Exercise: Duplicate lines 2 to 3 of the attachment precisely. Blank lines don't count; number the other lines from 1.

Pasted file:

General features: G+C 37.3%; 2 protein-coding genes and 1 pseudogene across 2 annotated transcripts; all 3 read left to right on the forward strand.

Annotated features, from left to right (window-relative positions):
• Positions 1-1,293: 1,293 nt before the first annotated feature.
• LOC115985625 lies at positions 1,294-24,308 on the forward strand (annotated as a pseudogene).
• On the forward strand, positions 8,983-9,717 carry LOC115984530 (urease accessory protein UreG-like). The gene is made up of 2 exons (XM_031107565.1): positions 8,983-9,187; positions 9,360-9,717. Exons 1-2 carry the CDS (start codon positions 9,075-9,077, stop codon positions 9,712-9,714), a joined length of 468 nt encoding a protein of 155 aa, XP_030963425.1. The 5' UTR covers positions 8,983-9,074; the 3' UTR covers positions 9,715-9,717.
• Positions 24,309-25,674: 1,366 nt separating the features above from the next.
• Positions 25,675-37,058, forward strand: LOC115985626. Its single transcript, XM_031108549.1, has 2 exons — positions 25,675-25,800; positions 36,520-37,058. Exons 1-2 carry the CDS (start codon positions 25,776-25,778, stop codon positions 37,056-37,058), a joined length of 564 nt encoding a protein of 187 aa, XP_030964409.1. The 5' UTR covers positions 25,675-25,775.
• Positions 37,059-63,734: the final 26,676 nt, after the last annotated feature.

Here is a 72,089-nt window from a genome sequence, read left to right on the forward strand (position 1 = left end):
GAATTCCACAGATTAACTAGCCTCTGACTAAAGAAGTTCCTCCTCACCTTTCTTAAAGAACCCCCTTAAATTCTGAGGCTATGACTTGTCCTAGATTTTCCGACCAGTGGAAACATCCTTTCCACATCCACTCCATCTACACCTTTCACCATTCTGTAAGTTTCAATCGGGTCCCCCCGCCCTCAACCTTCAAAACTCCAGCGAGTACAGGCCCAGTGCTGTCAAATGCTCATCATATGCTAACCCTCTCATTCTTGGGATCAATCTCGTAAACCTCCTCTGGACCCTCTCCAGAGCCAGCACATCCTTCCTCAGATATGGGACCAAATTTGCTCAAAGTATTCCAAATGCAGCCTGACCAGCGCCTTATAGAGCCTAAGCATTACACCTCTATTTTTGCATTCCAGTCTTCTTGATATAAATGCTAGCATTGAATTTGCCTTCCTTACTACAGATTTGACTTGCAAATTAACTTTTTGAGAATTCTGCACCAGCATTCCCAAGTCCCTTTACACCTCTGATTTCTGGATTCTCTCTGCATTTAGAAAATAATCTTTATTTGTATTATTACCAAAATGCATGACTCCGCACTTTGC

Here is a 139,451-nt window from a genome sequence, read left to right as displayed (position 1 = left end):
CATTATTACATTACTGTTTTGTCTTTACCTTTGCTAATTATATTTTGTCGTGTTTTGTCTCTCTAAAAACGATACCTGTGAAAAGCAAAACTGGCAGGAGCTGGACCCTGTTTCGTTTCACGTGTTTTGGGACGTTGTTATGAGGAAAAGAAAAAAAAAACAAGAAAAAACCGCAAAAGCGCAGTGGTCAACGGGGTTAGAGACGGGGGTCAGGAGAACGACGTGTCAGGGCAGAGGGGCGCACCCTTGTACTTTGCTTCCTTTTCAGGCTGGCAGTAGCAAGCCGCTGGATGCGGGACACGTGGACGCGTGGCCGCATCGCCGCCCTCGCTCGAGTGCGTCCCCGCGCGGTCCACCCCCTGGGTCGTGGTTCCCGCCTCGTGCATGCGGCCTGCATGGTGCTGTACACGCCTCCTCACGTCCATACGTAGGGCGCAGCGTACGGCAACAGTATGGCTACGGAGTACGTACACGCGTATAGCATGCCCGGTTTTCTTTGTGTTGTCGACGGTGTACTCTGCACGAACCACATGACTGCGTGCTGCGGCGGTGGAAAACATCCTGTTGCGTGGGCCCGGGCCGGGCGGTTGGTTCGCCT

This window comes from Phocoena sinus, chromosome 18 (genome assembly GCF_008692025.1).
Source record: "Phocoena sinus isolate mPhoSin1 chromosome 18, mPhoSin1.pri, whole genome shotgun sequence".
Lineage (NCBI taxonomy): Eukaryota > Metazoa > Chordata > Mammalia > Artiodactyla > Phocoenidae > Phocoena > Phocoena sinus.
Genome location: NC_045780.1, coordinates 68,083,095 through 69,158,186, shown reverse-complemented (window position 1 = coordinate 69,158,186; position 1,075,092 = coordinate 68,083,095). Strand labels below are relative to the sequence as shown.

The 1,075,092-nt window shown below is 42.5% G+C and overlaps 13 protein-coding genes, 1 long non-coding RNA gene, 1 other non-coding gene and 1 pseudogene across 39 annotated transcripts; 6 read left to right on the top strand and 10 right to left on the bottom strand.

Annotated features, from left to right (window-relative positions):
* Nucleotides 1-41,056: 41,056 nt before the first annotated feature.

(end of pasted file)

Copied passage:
Annotated features, from left to right (window-relative positions):
• Positions 1-1,293: 1,293 nt before the first annotated feature.